Buck's Fizz

From Wikipedia, the free encyclopedia
Jump to navigation Jump to search
Buck's Fizz
Buck's Fizz on Christmas Morning (8491638980).jpg
TypeWine cocktail
Base spirit
ServedNeat: undiluted and without ice
Standard garnishorange twist
Standard drinkware
Flute Glass.svg
Champagne flute
Commonly used ingredients
PreparationPour the orange juice into glass and top up Champagne. Stir gently, garnish and serve.

Buck's Fizz is an alcoholic cocktail made of two parts sparkling wine, typically champagne, to one part orange juice. It is very similar to the Mimosa, which also contains champagne and orange juice, but in equal measures. Other sparkling wines may also be used.


The drink is named after London's Buck's Club, where it was first served in 1921 by a barman named Malachy McGarry (who features in the works of P. G. Wodehouse as the barman of Buck's Club and the Drones Club).[citation needed] Traditionally, it is made by mixing two parts champagne and one part orange juice. Some older recipes list grenadine as an additional ingredient, but the International Bartenders Association recipe does not include it.[citation needed] The original Buck's Club recipe is said to contain additional ingredients known only to the club's bartenders.[citation needed]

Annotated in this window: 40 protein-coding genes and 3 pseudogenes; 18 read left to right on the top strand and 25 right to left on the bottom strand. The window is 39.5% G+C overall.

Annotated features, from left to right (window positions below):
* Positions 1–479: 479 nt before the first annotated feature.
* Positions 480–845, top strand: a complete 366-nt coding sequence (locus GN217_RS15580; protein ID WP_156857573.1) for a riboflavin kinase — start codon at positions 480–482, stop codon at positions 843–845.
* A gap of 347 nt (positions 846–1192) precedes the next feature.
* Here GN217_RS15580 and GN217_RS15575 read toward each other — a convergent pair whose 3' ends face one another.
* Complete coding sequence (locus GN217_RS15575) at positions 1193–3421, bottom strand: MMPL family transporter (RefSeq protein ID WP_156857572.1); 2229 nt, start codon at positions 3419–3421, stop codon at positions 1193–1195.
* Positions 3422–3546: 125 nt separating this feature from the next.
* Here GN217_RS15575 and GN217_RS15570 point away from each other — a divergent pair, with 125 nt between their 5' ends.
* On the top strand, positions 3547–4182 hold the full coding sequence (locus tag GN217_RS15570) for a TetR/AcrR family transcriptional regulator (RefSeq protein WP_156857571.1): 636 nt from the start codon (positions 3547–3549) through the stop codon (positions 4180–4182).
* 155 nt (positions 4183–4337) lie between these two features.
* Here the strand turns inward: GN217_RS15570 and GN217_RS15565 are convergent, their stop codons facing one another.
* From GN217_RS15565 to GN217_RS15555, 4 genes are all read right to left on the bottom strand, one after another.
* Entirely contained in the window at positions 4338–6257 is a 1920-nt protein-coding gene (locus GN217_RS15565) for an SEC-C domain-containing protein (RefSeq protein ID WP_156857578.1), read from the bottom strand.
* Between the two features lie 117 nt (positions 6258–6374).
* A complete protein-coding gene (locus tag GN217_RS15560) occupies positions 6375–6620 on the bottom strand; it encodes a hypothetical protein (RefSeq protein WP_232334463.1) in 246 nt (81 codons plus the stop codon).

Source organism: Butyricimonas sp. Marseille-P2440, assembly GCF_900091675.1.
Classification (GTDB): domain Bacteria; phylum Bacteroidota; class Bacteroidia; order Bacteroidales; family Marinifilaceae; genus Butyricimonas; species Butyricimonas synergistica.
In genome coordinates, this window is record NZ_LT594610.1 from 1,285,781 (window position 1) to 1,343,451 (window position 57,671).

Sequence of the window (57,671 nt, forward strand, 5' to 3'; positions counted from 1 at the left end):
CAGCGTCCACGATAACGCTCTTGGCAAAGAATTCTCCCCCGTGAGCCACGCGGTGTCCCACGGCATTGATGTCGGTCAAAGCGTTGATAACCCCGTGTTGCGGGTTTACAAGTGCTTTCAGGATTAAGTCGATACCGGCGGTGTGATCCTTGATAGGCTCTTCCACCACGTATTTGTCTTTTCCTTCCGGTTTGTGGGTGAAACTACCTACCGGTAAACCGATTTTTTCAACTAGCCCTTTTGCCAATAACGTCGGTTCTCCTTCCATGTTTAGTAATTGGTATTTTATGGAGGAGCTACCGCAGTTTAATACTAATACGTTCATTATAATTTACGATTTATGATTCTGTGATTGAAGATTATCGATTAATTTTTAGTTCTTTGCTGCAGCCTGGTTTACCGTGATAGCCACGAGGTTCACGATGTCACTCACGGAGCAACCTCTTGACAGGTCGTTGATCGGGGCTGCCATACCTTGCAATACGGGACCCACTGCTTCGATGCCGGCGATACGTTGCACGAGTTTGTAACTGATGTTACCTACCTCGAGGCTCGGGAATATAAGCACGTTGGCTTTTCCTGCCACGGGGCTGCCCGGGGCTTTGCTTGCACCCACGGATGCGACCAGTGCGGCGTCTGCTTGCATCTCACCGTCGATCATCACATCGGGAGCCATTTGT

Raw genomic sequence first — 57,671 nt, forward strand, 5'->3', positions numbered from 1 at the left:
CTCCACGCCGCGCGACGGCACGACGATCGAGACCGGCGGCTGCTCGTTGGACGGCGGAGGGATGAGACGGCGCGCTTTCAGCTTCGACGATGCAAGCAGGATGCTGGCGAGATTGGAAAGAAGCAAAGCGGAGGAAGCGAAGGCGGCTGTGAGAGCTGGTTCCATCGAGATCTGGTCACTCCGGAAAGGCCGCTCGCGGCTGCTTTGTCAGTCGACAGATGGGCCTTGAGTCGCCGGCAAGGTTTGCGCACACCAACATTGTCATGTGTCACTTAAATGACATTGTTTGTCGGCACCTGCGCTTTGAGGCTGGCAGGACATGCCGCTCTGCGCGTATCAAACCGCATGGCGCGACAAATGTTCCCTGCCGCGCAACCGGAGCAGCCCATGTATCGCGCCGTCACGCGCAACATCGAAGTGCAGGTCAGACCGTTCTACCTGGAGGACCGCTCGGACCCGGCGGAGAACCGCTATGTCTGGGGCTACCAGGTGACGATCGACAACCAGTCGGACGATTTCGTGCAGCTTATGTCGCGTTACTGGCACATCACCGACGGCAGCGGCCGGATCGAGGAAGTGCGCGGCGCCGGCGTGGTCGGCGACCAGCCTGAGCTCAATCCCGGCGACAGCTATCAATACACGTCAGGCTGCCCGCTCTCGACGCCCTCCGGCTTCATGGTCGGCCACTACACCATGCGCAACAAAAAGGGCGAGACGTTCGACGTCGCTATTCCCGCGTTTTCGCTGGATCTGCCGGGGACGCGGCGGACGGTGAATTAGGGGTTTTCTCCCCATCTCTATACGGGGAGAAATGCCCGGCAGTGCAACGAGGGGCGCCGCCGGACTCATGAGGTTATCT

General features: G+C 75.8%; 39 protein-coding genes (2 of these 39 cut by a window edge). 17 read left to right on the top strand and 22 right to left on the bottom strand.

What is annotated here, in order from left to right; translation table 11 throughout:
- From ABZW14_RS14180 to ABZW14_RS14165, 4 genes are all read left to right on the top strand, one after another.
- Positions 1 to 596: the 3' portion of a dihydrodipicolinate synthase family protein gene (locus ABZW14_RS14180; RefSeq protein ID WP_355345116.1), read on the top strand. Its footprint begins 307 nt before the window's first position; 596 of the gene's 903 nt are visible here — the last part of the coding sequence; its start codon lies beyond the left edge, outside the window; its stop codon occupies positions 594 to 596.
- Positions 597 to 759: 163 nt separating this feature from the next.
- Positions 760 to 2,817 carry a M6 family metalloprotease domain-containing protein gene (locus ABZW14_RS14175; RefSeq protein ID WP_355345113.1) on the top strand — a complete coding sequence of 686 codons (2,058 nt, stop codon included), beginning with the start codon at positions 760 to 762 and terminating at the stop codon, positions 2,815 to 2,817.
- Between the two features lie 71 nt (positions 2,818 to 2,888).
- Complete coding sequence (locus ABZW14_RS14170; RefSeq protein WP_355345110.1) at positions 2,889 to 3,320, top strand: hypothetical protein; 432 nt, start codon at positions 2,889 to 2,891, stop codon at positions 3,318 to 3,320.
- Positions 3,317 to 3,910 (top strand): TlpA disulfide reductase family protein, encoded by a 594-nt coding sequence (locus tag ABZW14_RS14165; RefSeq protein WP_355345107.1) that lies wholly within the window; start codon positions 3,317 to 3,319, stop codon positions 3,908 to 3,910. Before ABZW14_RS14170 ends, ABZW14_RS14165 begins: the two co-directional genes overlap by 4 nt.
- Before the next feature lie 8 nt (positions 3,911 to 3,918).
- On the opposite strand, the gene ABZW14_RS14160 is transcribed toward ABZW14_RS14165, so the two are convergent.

Four years later, the mimosa cocktail was invented in Paris. It also contains sparkling wine and orange juice, but in equal measures.[1]

Buck's Fizz is popularly served at weddings as a less alcoholic alternative to champagne. In the United Kingdom, it is a popular part of a Christmas day breakfast. Many people also drink it on New Year's Eve.

In 1981, the name was adopted by a British pop group which went on to win a Eurovision title.

More recently, prosecco has been used in the cocktail in the place of champagne as a sparkling wine.[2]

See also[edit]


  1. ^ "Mimosa Recipe - Several Mimosas - Delicious Brunch Drinks From Restaurant". Real-restaurant-recipes.com. Retrieved 2012-09-11.
  2. ^ Thomson, Brendan (2019-12-23). "Christmas Cocktails | What is the Classic Bucks Fizz? | Renegade blog". Renegade & Longton. Retrieved 2022-05-22.

External links[edit]